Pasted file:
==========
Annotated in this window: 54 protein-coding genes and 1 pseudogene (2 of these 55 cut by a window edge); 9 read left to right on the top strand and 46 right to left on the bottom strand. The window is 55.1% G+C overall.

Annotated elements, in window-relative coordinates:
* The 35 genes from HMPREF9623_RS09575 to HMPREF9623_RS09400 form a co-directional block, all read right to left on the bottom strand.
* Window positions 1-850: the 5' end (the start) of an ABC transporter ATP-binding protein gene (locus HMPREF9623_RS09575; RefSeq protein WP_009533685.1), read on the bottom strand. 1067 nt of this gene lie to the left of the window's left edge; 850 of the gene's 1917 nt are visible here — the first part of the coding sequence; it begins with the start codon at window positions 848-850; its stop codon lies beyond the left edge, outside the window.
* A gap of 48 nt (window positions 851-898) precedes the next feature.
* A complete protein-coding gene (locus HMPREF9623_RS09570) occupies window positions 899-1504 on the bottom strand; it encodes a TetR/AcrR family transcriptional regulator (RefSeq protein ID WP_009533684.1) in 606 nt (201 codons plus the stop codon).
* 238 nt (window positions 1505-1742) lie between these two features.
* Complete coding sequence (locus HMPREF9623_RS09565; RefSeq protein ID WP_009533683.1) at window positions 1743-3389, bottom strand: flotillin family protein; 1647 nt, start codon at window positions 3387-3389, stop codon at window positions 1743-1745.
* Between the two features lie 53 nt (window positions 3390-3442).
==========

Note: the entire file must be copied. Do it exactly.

Annotated in this window: 54 protein-coding genes and 1 pseudogene (2 of these 55 cut by a window edge); 9 read left to right on the top strand and 46 right to left on the bottom strand. The window is 55.1% G+C overall.

Annotated elements, in window-relative coordinates:
* The 35 genes from HMPREF9623_RS09575 to HMPREF9623_RS09400 form a co-directional block, all read right to left on the bottom strand.
* Window positions 1-850: the 5' end (the start) of an ABC transporter ATP-binding protein gene (locus HMPREF9623_RS09575; RefSeq protein WP_009533685.1), read on the bottom strand. 1067 nt of this gene lie to the left of the window's left edge; 850 of the gene's 1917 nt are visible here — the first part of the coding sequence; it begins with the start codon at window positions 848-850; its stop codon lies beyond the left edge, outside the window.
* A gap of 48 nt (window positions 851-898) precedes the next feature.
* A complete protein-coding gene (locus HMPREF9623_RS09570) occupies window positions 899-1504 on the bottom strand; it encodes a TetR/AcrR family transcriptional regulator (RefSeq protein ID WP_009533684.1) in 606 nt (201 codons plus the stop codon).
* 238 nt (window positions 1505-1742) lie between these two features.
* Complete coding sequence (locus HMPREF9623_RS09565; RefSeq protein ID WP_009533683.1) at window positions 1743-3389, bottom strand: flotillin family protein; 1647 nt, start codon at window positions 3387-3389, stop codon at window positions 1743-1745.
* Between the two features lie 53 nt (window positions 3390-3442).